I know that the "Chronicles of Narnia" are very important to many Christians. I even knew that Disney planned to market this film primarily through churches, as happened with the 2004 blockbuster "Passion of the Christ".
But I didn't know that much about Walden Media, the production company responsible for "Narnia" (as well as the biopic about Ray Charles), or about the head of Walden, Philip Anschutz. This article could have shed light but is subscriber only. This love letter shed a bit more, but only a bit.
Please read this 1998 article on Phillip for a more sobering description of the "Christian billionaire". A few selected passages:
In 1991, the company's pipeline division announced plans to lay 132 miles of crude-oil pipeline adjacent to Southern Pacific track running between Kern County in the Central Valley and refineries in Wilmington and El Segundo. The project proposed the transport of 130,000 barrels of crude oil a day from tankers off the Southern California coast via a 20-inch steel tube passing underneath primarily urban, non-Anglo, working-class communities. Protests went up from neighborhoods all along the route. City councilman Richard Alarcon called the Pacific Pipeline "a classic case of environmental injustice."
Anschutz mounted a $394,000 counterattack headed by former councilwoman Joan Milke Flores that was dubbed by one City Hall observer "the full-employment act for lobbyists." It cut through city council opposition like a knife through cream cheese, easily defeating a weak courtroom challenge. The pipeline is now advancing toward the South Bay at 300 feet per day. Along the way, Anschutz spun off the pipeline operation from the railroad company to his personal holdings.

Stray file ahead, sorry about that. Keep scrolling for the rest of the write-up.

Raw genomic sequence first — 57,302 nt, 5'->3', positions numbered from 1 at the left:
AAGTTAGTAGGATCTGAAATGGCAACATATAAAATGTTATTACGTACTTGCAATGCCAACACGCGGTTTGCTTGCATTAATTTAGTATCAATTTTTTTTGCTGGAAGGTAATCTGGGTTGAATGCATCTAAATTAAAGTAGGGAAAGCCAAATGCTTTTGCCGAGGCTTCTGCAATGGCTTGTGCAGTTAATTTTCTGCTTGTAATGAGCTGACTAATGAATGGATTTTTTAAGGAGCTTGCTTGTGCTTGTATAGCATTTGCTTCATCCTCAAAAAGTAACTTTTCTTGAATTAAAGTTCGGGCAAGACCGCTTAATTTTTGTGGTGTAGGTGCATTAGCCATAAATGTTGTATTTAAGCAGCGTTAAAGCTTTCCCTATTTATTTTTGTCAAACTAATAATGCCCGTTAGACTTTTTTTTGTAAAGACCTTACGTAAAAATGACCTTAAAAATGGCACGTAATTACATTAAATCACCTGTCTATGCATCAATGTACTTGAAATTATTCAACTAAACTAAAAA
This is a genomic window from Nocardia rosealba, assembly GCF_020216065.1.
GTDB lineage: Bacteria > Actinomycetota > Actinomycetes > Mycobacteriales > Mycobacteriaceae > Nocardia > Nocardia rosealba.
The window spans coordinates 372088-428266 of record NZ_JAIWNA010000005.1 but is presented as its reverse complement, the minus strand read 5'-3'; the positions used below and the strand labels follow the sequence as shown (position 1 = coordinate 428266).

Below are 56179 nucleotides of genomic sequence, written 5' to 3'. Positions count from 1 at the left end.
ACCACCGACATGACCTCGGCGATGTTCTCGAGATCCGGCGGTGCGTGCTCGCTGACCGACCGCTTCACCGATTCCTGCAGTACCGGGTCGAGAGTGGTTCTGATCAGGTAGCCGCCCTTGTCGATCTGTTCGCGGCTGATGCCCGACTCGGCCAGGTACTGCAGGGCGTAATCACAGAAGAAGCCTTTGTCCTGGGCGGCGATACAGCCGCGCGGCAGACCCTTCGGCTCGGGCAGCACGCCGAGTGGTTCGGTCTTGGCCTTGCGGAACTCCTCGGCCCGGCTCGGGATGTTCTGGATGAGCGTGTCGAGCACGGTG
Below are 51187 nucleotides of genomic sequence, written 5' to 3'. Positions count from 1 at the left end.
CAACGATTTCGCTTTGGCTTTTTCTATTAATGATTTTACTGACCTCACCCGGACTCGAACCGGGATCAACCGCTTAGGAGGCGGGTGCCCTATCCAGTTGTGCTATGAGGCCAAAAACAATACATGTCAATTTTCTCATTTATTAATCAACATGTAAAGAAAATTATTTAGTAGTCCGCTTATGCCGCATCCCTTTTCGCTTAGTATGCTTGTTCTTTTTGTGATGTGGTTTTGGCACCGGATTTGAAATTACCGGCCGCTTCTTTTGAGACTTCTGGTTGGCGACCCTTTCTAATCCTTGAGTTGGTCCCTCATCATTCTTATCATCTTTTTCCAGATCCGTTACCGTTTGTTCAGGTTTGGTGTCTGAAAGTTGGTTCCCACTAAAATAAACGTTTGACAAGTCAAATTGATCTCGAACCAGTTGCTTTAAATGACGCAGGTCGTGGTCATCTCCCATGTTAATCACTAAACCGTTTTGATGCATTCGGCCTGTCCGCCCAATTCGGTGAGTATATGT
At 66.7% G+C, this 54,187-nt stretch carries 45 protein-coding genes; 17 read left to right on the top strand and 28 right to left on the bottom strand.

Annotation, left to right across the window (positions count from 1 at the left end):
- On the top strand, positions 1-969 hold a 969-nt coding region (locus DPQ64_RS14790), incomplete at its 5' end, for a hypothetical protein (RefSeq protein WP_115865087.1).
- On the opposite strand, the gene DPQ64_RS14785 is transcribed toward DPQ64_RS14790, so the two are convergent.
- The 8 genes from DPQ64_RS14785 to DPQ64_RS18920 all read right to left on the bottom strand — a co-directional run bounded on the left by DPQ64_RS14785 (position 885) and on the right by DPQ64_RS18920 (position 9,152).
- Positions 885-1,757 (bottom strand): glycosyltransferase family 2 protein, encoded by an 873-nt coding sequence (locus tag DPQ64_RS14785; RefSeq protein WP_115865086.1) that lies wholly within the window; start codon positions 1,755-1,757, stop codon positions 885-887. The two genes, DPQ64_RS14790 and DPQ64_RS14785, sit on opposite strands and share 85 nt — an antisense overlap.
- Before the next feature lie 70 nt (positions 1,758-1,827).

Anschutz has always used his money for political influence. In 1993, he gave $100,000 to a think tank controlled by his old friend Bob Dole. In '95 and '96, he spent $360,000 backing Republicans, especially the successful 1996 Colorado senatorial run of veterinarian Wayne Allard, a National Rifle Association stalwart who proposed "hangings in the streets" as a criminal deterrent. In the crucial final days of the successful campaign to pass Colorado's Amendment 2, which restricted the right of the state's cities to pass civil rights protection for gays, Anschutz donated $10,000 to the amendment's backers, Colorado for Family Values. At heart, suggests the Denver Business Journal's Dubroff, Anschutz isn't that interested in politics: "He's more of a person who doesn't like government interference."
If you know anyone who plans to see any films by Walden Media, please let them know more about Philip Ancshutz. If they still want to see the Narnia film, or Ray, or what have you, fine, but let them know what the media is not likely to tell them.